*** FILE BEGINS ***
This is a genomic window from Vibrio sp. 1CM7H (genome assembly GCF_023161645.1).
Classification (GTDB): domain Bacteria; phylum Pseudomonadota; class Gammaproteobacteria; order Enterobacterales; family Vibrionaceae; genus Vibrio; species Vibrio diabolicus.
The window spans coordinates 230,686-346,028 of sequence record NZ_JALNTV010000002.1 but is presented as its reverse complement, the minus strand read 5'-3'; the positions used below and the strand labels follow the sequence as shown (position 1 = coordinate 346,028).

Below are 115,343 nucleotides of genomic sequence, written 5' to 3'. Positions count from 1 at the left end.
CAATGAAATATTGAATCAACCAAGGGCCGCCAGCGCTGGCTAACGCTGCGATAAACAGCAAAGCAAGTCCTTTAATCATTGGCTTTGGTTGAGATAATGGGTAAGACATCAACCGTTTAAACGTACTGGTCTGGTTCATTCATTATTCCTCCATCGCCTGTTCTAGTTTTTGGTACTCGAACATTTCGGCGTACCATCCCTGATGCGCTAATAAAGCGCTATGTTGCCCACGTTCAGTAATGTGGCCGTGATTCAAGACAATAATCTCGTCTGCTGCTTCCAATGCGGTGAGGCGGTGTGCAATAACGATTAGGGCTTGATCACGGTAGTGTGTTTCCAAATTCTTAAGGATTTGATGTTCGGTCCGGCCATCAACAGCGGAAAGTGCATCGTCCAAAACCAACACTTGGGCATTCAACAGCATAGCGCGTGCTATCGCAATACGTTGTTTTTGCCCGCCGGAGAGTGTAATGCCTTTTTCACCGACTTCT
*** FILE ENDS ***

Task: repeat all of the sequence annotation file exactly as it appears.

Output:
This is a genomic window from Vibrio sp. 1CM7H (genome assembly GCF_023161645.1).
Classification (GTDB): domain Bacteria; phylum Pseudomonadota; class Gammaproteobacteria; order Enterobacterales; family Vibrionaceae; genus Vibrio; species Vibrio diabolicus.
The window spans coordinates 230,686-346,028 of sequence record NZ_JALNTV010000002.1 but is presented as its reverse complement, the minus strand read 5'-3'; the positions used below and the strand labels follow the sequence as shown (position 1 = coordinate 346,028).

Below are 115,343 nucleotides of genomic sequence, written 5' to 3'. Positions count from 1 at the left end.
CAATGAAATATTGAATCAACCAAGGGCCGCCAGCGCTGGCTAACGCTGCGATAAACAGCAAAGCAAGTCCTTTAATCATTGGCTTTGGTTGAGATAATGGGTAAGACATCAACCGTTTAAACGTACTGGTCTGGTTCATTCATTATTCCTCCATCGCCTGTTCTAGTTTTTGGTACTCGAACATTTCGGCGTACCATCCCTGATGCGCTAATAAAGCGCTATGTTGCCCACGTTCAGTAATGTGGCCGTGATTCAAGACAATAATCTCGTCTGCTGCTTCCAATGCGGTGAGGCGGTGTGCAATAACGATTAGGGCTTGATCACGGTAGTGTGTTTCCAAATTCTTAAGGATTTGATGTTCGGTCCGGCCATCAACAGCGGAAAGTGCATCGTCCAAAACCAACACTTGGGCATTCAACAGCATAGCGCGTGCTATCGCAATACGTTGTTTTTGCCCGCCGGAGAGTGTAATGCCTTTTTCACCGACTTCT